The research, which is just published, is called Advanced Executive Fluency: responding to new leadership challenges in a complex world. It explores the ways of thinking, acting and being that executive leaders must become fluent in as they shift to enterprise leadership to lead well in our disrupted world. 

The decisions that leaders make and the behaviours they display will influence what becomes acceptable 

It was conducted with the input from CEOs from a range of organisations from the UK and the Nordics including the IoD, Gatwick Airport, Howden, LNER, NHS Lanarkshire, SATS ASA, Neptune Lines, and Evobus UK. It highlighted four areas that executives must become fluent in. They are: 

Cognitive Fluency

Leaders are increasingly grappling with complexity, so they must develop the capacity and the methods to work with it effectively. This involves avoiding the category error of trying to treat complex issues that are emergent, turbulent, and interdependent in a rationalist, linear way. 

Futures Fluency

We need our organisations to be agile and responsive to change in the environment. But to do so, leaders first need to understand the plausible ways that change could happen so they can be ready to quickly pivot. Futures Fluency requires leaders to move out of short-term thinking and develop the capacity to spot weak signals early enough that they can take positive action.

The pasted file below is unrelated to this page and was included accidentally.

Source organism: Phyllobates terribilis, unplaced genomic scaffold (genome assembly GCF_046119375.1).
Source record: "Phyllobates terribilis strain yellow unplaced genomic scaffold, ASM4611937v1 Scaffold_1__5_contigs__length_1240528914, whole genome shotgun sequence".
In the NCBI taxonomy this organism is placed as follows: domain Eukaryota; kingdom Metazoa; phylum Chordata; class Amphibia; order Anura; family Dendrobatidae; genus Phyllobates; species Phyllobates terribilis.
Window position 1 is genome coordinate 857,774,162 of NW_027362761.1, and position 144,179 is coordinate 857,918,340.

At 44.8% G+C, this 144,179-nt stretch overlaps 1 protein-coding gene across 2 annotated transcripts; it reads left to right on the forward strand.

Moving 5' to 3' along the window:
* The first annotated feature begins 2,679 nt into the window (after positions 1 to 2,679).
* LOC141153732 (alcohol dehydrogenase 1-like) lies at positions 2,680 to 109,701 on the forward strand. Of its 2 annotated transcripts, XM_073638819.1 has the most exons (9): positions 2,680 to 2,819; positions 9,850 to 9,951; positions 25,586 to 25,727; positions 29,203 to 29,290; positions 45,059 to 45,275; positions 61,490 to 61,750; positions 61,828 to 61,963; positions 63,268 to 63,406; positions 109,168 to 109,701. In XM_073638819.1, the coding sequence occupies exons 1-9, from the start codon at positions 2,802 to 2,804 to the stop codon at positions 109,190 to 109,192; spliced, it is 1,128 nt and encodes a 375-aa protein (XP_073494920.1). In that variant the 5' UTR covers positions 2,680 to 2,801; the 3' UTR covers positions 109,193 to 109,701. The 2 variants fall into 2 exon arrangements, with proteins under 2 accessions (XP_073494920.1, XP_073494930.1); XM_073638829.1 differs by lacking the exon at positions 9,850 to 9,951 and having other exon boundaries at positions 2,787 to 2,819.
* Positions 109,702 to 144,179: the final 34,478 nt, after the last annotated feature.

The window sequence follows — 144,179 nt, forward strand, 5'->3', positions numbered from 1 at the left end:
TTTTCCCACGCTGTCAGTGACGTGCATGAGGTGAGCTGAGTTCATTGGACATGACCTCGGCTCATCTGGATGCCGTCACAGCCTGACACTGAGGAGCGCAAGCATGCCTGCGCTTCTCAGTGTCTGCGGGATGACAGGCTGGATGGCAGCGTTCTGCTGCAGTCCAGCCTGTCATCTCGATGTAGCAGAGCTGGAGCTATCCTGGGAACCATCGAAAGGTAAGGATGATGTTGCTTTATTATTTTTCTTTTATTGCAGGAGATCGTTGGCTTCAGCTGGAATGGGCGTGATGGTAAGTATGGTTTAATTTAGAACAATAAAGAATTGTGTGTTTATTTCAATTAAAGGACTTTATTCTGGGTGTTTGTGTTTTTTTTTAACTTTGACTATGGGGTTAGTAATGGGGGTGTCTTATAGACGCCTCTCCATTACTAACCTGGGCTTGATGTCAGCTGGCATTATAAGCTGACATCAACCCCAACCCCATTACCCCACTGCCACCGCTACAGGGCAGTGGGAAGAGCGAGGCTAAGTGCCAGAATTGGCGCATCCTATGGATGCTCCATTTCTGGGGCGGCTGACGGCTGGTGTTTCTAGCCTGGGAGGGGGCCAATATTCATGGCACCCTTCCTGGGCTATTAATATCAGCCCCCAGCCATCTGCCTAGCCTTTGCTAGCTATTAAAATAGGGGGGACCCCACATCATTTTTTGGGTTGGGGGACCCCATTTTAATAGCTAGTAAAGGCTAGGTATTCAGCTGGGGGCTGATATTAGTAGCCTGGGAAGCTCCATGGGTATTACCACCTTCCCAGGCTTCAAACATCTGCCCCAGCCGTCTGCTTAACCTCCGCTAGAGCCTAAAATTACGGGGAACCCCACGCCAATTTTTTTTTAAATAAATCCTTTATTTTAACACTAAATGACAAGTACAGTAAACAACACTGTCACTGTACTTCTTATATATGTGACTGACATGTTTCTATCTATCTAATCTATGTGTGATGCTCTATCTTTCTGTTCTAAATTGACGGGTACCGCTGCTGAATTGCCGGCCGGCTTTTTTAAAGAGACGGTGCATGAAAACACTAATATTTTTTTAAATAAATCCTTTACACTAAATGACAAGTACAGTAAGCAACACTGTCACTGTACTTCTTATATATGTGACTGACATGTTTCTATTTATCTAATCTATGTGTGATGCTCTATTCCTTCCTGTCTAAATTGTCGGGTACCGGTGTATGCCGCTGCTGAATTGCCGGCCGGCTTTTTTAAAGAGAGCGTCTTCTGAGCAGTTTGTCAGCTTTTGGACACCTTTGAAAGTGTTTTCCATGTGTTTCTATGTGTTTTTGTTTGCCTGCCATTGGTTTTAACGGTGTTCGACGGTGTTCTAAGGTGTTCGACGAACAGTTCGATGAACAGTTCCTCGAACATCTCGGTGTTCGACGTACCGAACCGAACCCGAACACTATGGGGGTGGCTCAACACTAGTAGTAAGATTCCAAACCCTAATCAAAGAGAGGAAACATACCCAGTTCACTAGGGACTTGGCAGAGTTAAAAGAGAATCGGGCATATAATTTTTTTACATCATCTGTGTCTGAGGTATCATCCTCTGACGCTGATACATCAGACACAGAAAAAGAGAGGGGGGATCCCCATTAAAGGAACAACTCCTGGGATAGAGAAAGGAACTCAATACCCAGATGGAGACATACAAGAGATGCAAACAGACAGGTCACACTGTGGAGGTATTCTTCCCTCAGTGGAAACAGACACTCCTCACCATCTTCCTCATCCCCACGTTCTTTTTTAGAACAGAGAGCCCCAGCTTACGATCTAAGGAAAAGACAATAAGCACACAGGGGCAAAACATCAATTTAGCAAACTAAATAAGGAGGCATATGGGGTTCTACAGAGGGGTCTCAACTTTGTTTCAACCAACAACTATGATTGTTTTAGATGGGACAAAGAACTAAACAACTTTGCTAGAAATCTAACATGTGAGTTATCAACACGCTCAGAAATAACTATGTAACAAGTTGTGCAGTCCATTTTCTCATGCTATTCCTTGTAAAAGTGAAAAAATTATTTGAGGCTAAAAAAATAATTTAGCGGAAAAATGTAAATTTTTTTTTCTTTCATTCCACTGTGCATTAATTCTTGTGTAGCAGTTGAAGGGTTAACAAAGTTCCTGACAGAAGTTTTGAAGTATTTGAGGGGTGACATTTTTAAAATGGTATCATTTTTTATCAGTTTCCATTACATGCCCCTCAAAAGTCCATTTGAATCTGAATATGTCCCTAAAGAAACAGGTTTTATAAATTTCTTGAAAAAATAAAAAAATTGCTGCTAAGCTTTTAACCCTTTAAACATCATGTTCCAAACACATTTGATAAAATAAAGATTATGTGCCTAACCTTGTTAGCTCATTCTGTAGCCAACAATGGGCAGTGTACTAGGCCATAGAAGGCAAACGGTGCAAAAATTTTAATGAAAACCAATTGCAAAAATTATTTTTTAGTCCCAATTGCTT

Ethical Fluency

Executive leaders set the tone for ethical behaviour. The decisions that leaders make and the behaviours they display will influence what becomes acceptable – even if they run counter to what’s set out in policies and procedures. Ethical Fluency is the ability to make human-centric decisions that take full account of the impact and consequences for myriad stakeholder groups.

Emotional Fluency

We’ve come to accept that a rational data-driven decision-making style; characterised by research and logical evaluation of data is the only decision-making style. Rather than try to cover decision-making in a cloak of rationality, Emotional Fluency requires that leaders accept that even sound and rational decisions are made using a combination of objective and subjective factors. Therefore, executives must learn to tune into and self-regulate their internal emotional states to exercise better judgement.